Lottie Cunningham Wren Returns to Eugene

October 2, 2002

E-LAW U.S. is co-sponsoring an exciting event this week. On Thursday, October 3rd, Lottie Cunningham Wren, a Miskito Indian lawyer, will speak at the University of Oregon School of Law about an inspiring victory for the human rights of indigenous people of Nicaragua.

Lottie represents Mayagna Indians who seek to protect their native lands on the Atlantic Coast of Nicaragua. Lottie helped the Mayagna win a stunning victory before the Inter-American Court of Human Rights. The Court ruled that the government of Nicaragua violated the human rights of the Mayagna by allowing a foreign logging company to clearcut their lands. The Court directed the Nicaraguan government to help the Mayagna demarcate the lands and gain legal title to them. The forests have not been cut.

This victory has enormous ramifications: a respected international body has ruled that a national government must respect the fundamental human rights of indigenous people to their traditional lands. Lottie is now working with communities to implement the Inter-American Court`s ruling.

At the Thursday evening event, Lottie will show a video about the communities and their legal victory, and speak about her work.

Please see the press release below.


Nicaraguan Attorney Brings Indigenous Human Rights Case to University of Oregon

Eugene, OR - September 30, 2002 -- A Nicaraguan lawyer and Miskito Indian, Lottie Cunningham Wren, brings the story of an unusual international court case to the Eugene community at a public lecture on October 3 at the University of Oregon School of Law.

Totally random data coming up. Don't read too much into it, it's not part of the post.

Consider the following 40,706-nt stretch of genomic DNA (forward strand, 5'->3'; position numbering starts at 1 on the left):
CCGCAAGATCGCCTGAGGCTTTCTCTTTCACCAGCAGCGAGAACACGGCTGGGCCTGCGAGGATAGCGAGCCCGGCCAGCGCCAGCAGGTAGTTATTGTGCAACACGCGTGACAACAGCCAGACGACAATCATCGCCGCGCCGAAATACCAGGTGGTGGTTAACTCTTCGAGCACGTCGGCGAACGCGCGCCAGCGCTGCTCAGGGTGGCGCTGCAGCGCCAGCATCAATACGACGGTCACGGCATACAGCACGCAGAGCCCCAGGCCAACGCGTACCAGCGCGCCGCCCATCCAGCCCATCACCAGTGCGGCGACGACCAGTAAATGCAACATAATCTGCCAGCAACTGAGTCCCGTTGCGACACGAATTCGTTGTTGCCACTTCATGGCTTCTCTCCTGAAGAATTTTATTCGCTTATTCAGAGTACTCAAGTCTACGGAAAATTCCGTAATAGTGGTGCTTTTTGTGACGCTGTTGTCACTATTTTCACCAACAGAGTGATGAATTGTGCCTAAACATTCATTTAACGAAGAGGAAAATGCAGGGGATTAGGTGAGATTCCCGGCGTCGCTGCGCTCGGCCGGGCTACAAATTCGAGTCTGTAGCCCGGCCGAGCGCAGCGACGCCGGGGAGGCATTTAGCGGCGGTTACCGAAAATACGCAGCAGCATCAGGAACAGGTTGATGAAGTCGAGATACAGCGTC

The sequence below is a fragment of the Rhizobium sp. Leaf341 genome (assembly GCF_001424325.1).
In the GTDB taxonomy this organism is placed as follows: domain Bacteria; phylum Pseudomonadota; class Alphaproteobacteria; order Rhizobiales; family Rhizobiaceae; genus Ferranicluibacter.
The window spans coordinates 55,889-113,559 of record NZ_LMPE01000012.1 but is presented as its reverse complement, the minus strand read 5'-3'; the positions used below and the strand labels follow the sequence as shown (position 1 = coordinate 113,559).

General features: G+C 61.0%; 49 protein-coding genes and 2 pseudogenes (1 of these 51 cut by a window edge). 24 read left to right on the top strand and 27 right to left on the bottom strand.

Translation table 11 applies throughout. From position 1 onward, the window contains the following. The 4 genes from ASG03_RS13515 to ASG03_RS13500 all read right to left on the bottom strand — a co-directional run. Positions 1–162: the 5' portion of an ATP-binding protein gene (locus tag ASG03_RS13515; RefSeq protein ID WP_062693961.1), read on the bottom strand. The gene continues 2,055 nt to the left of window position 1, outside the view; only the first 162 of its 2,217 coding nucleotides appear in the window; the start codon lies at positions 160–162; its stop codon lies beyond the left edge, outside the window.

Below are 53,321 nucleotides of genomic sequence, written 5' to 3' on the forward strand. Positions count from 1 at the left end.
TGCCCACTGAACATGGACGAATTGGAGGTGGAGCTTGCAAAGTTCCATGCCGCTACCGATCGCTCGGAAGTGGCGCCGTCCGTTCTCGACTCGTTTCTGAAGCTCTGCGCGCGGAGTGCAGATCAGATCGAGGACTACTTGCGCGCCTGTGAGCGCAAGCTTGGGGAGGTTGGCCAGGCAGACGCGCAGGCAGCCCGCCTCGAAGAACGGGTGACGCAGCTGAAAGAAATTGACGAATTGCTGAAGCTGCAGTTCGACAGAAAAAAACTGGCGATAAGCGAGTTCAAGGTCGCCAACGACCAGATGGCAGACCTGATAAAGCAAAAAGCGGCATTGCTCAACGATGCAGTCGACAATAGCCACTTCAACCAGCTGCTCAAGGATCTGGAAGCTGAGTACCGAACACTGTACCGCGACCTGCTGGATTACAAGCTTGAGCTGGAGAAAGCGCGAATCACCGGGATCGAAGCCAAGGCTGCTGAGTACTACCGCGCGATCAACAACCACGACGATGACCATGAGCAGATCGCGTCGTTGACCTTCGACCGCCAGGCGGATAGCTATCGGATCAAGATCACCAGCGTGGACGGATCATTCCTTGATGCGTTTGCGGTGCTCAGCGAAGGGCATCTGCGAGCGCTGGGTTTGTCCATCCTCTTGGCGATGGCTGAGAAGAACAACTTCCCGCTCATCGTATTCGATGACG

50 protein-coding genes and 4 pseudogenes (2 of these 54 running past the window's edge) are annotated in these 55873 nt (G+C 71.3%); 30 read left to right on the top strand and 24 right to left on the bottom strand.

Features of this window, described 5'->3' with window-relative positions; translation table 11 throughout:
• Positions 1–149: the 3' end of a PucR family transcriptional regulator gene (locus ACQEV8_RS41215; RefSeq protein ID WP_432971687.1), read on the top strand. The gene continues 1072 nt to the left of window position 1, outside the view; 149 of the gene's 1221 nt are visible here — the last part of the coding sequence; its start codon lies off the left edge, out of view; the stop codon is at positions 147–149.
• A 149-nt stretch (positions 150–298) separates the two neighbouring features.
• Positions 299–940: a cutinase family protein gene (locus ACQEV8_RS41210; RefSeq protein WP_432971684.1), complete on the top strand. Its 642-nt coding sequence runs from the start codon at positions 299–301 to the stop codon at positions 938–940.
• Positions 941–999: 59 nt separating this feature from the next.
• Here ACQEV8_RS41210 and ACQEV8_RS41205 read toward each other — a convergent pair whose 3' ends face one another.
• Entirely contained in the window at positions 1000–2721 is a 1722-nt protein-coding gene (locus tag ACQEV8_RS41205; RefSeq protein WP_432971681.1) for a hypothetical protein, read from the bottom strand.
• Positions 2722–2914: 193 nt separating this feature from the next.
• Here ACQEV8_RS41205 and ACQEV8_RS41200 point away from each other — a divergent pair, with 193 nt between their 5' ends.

The Mayagna Indians of the Awas Tingni community sued the government of Nicaragua in the Inter-American Court of Human Rights to block the government from giving their forest away to a foreign logging company.

In September, 2001, the community won - the first such legal victory at the international level by an indigenous people anywhere in the world. The ramifications of the case are now echoing as governments scramble to assess the implications of the precedent.

Dr. Cunningham will present the full story and film, "Children of the Sun," on October 3 at 7:00 pm, Knight Law Center, Room 175, 1515 Agate Street.

Dr. Cunningham collaborates with grassroots advocates around the world through the Environmental Law Alliance Worldwide (E-LAW). E-LAW`s U.S. office is in Eugene.

Dr. Cunningham will be the first in a series of human rights scholars to visit the University through "Human Rights for ALL," a program designed to expose the University community and Eugene to a broad range of human rights issues. The program was designed by Professor Svitlana Kravchenko of Ukraine, the 2002-2004 Carlton & Wilberta Savage Visiting Professor in International Relations and Peace.

"Human rights is a term often used to mean only political freedoms," said Dr. Kravchenko, who for 25 years has taught environmental law, first in the Soviet Union and then in an independent Ukraine. "But social, economic, and environmental rights are equally important. Men and women do not live by free speech alone."


Maggie Keenan, Communications Director, Environmental Law Alliance Worldwide, U.S. office (E-LAW U.S.), 1877 Garden Avenue, Eugene, OR, 97403, phone: 687-8454, fax: 687-0535, maggie@elaw.org, www.elaw.org.